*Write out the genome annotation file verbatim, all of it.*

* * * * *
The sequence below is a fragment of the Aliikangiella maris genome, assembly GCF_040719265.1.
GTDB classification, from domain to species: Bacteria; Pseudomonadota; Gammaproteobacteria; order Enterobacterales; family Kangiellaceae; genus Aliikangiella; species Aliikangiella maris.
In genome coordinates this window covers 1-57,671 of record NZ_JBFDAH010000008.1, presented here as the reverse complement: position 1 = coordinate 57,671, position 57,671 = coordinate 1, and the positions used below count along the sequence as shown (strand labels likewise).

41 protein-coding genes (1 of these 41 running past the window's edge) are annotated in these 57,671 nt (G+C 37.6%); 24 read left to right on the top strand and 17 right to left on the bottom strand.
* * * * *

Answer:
The sequence below is a fragment of the Aliikangiella maris genome, assembly GCF_040719265.1.
GTDB classification, from domain to species: Bacteria; Pseudomonadota; Gammaproteobacteria; order Enterobacterales; family Kangiellaceae; genus Aliikangiella; species Aliikangiella maris.
In genome coordinates this window covers 1-57,671 of record NZ_JBFDAH010000008.1, presented here as the reverse complement: position 1 = coordinate 57,671, position 57,671 = coordinate 1, and the positions used below count along the sequence as shown (strand labels likewise).

41 protein-coding genes (1 of these 41 running past the window's edge) are annotated in these 57,671 nt (G+C 37.6%); 24 read left to right on the top strand and 17 right to left on the bottom strand.